Visioning – painting a picture of the life you aspire to lead over the long run – is one of the most powerful tools for growing and enriching your life professionally and personally. However, experience has taught me that you shouldn’t think of visioning as a straightforward planning exercise. I’ve never come across a person who regularly updated a formal, personal vision statement, and I can’t imagine formally updating my own vision on a regular basis as part of some sort of personal strategic planning process. Instead, in real life, so far as I can tell, a person’s vision, rather than being formally planned according to some kind of schedule, unfolds over the course of a person’s life, through a largely informal process of learning from — being educated by — experience. Sometimes the experiences are dramatic and abrupt, easily commanding our attention and eliciting a strong emotional response: for example, you lose your job or your spouse initiates divorce proceedings.
To take some real-life examples, at the more dramatic end of the spectrum is the experience of a close friend and former teacher of mine, then in his mid-seventies — a distinguished professor of management, a Jew who had for years adamantly resisted any involvement in the religious aspect of Judaism. One afternoon he was walking by a storefront Orthodox synagogue, when he heard loud singing. As he told me later, he felt a powerful emotional jolt out of the blue. Not understanding what was going on, he stopped and looked in the open door to see dark suited and hatted men in a circle singing and dancing. Tears streaming down his face, he stood there for a few minutes, until the circle opened up and he was motioned in. He danced for a few minutes, feeling, as he told me, that he’d in some deep sense come home. For the rest of his life, “Grundy,” as I knew him, was an observant Orthodox Jew, attending synagogue faithfully and observing dietary restrictions for the first time in his adult life.
Another example of being dramatically educated by experience involves a woman I know well — a highly creative graphic artist — who’d taken a job heading the graphics department of a consulting firm, lured by the salary and other perks. You might say this was an example of poor visioning, in contrast to Grundy’s discovery of a part of himself he’d kept at bay for years. Fired after less than a year on the job, Karen — humiliated and devastated (she’d never failed in any major way professionally before this) — curled up in a ball to lick her wounds, bitter at what she saw as brutal mistreatment. But as she reflected on her experience, she eventually realized that her true professional vision — her fundamental source of satisfaction and fulfillment — was to create directly, as a graphic artist, not to manage a shop of artists. She actually came to believe that she’d sabotaged herself in her corporate job, unconsciously asking to be fired, as a result of straying from her true vision, even though she wasn’t consciously aware of it at the time.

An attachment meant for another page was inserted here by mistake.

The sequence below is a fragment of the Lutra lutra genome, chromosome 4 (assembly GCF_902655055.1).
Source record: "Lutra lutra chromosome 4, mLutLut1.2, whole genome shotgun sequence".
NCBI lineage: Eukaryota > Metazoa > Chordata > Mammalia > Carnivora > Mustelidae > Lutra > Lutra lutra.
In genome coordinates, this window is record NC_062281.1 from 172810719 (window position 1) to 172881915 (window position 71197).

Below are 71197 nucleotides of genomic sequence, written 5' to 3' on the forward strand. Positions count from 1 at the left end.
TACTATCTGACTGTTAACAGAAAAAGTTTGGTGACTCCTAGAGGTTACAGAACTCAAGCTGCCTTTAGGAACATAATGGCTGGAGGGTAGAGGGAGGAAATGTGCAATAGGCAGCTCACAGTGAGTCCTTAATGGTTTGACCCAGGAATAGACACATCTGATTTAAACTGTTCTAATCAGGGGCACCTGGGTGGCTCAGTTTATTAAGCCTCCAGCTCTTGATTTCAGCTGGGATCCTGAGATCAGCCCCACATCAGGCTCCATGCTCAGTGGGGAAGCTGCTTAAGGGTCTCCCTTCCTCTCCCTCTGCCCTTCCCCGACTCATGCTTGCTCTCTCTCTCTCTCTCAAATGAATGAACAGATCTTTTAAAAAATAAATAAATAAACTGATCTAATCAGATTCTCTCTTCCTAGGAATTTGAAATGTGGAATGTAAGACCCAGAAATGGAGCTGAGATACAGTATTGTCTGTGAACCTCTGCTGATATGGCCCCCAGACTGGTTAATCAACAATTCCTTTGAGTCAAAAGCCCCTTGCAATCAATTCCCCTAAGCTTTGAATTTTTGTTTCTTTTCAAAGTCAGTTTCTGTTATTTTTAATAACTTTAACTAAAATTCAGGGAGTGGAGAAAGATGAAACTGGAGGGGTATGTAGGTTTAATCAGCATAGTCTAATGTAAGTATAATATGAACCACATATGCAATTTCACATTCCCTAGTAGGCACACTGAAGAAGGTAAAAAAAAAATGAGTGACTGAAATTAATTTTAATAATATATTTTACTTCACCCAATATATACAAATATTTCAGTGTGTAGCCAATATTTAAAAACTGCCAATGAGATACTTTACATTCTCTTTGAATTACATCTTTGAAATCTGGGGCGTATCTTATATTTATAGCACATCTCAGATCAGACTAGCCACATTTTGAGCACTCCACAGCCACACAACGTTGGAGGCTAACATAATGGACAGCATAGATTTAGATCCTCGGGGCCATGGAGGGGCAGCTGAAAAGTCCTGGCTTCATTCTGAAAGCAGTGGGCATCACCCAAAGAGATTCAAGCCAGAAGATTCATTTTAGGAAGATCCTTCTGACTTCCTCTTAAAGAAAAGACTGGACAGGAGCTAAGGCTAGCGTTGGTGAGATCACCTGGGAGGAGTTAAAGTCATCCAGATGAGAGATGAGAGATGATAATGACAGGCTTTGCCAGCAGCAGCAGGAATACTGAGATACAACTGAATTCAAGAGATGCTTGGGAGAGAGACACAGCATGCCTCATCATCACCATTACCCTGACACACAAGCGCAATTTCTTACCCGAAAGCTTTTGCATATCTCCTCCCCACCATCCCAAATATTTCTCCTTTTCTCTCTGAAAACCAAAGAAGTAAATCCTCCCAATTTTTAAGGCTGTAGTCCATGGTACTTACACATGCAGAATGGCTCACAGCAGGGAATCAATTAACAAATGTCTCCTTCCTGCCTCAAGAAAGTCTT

At the less dramatic end of the change spectrum is a vision that unfolds over quite some time and feels like discovering some true side of yourself — of what you are meant to be and do. I have always loved the true story of a teenager who the summer he turned fourteen worked in his dad’s bakery in the small Illinois town where he’d grown up. With the money he saved that summer from his $36-a-week paycheck, he bought a cheap record player and, without thinking much about it, joined the classical division of the Columbia record club. Every month a new record showed up in the mail, and over a couple of years he was introduced to the mainstream classical repertory: Beethoven, Tchaikovsky, Brahms, Mendelssohn, Mozart — the whole crew. As he observed years later, “Listening to those records taught me that the good life I aspired to live had to include easy access to classical music, not just on record but even more important, in live performance.”
Can you get better at visioning? In my opinion, you definitely can, but it won’t be by sharpening your technical planning skills. Rather, the preeminent key to visioning is paying close attention to the emotional signals that are elicited by events you experience in your life journey, whether positive or negative, and asking yourself what the feelings mean, whether they might call for moving in new directions in your life. And you’ve always got to be on guard against blocking out uncomfortable feelings, such as fear and anxiety, or, worse, using alcohol or some other anesthetic to blunt the pain.
This article is drawn from Doug Eadie’s forthcoming book, Leading Out-of-the-Box Change: The Chief Executive’s Essential Guide To Nonprofit Innovation and Growth (Governance Edge, 2012).
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